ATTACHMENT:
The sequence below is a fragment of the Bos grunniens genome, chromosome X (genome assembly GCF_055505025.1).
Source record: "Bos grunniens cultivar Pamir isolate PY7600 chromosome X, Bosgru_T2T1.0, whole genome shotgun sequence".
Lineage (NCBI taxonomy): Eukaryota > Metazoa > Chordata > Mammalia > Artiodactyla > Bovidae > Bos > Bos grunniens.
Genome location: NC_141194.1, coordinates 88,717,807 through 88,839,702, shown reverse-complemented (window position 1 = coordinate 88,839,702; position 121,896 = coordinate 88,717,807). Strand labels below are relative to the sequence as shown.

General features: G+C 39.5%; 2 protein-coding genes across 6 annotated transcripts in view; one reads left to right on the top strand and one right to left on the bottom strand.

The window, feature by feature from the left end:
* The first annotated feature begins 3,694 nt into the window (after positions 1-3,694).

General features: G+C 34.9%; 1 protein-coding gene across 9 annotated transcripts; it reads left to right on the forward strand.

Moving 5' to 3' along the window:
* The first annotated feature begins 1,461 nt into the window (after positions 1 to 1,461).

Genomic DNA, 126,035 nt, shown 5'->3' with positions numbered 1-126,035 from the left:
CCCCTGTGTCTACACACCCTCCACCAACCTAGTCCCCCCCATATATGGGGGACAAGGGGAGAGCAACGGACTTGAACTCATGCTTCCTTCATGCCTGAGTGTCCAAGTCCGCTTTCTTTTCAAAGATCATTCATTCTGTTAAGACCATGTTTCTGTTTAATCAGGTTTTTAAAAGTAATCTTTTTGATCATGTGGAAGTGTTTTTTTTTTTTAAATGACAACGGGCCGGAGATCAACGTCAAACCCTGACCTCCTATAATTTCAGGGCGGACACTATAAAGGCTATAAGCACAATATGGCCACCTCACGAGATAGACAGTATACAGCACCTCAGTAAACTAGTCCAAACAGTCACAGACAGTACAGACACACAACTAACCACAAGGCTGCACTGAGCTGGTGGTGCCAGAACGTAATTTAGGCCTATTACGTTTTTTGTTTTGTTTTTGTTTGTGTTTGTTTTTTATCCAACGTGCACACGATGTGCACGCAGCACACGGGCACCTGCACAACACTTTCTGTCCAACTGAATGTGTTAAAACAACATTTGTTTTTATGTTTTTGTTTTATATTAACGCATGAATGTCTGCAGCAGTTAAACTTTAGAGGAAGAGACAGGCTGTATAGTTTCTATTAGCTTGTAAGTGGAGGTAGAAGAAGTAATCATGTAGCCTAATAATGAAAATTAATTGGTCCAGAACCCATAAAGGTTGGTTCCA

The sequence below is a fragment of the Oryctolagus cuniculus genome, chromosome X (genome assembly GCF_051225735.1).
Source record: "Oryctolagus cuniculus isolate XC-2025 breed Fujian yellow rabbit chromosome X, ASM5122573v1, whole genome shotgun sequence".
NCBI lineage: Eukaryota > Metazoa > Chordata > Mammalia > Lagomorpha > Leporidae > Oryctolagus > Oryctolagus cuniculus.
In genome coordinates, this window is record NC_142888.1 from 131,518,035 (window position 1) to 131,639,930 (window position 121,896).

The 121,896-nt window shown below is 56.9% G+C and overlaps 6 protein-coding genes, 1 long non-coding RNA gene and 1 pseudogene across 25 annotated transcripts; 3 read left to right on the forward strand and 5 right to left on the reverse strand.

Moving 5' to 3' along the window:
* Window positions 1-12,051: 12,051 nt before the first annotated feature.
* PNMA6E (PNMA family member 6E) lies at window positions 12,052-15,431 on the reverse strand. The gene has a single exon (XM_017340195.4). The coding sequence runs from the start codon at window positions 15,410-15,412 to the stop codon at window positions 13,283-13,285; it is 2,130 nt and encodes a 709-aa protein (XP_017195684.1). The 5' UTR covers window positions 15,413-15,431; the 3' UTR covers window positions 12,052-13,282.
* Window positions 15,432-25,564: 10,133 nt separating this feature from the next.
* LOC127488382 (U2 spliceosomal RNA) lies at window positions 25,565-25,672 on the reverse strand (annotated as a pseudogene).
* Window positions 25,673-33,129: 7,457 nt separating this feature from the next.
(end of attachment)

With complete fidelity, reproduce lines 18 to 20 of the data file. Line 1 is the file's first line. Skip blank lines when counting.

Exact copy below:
Moving 5' to 3' along the window:
* Window positions 1-12,051: 12,051 nt before the first annotated feature.
* PNMA6E (PNMA family member 6E) lies at window positions 12,052-15,431 on the reverse strand. The gene has a single exon (XM_017340195.4). The coding sequence runs from the start codon at window positions 15,410-15,412 to the stop codon at window positions 13,283-13,285; it is 2,130 nt and encodes a 709-aa protein (XP_017195684.1). The 5' UTR covers window positions 15,413-15,431; the 3' UTR covers window positions 12,052-13,282.